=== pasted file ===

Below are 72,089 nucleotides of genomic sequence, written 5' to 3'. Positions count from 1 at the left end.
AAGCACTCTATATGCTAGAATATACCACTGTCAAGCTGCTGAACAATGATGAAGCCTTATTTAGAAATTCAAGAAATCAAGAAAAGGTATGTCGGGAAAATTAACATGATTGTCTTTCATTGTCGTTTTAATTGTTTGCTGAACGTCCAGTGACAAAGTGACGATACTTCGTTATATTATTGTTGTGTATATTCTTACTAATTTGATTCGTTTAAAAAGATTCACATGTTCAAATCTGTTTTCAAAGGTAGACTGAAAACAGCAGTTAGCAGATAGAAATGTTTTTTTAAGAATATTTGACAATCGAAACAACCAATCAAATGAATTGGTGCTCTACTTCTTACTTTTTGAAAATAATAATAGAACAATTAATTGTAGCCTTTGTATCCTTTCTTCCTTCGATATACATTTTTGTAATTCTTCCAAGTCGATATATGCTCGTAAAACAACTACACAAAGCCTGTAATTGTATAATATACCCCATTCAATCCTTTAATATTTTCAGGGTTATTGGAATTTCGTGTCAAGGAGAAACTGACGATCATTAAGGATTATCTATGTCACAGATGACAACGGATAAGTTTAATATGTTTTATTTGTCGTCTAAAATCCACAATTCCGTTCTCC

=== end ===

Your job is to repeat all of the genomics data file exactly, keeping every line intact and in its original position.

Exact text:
Below are 72,089 nucleotides of genomic sequence, written 5' to 3'. Positions count from 1 at the left end.
AAGCACTCTATATGCTAGAATATACCACTGTCAAGCTGCTGAACAATGATGAAGCCTTATTTAGAAATTCAAGAAATCAAGAAAAGGTATGTCGGGAAAATTAACATGATTGTCTTTCATTGTCGTTTTAATTGTTTGCTGAACGTCCAGTGACAAAGTGACGATACTTCGTTATATTATTGTTGTGTATATTCTTACTAATTTGATTCGTTTAAAAAGATTCACATGTTCAAATCTGTTTTCAAAGGTAGACTGAAAACAGCAGTTAGCAGATAGAAATGTTTTTTTAAGAATATTTGACAATCGAAACAACCAATCAAATGAATTGGTGCTCTACTTCTTACTTTTTGAAAATAATAATAGAACAATTAATTGTAGCCTTTGTATCCTTTCTTCCTTCGATATACATTTTTGTAATTCTTCCAAGTCGATATATGCTCGTAAAACAACTACACAAAGCCTGTAATTGTATAATATACCCCATTCAATCCTTTAATATTTTCAGGGTTATTGGAATTTCGTGTCAAGGAGAAACTGACGATCATTAAGGATTATCTATGTCACAGATGACAACGGATAAGTTTAATATGTTTTATTTGTCGTCTAAAATCCACAATTCCGTTCTCC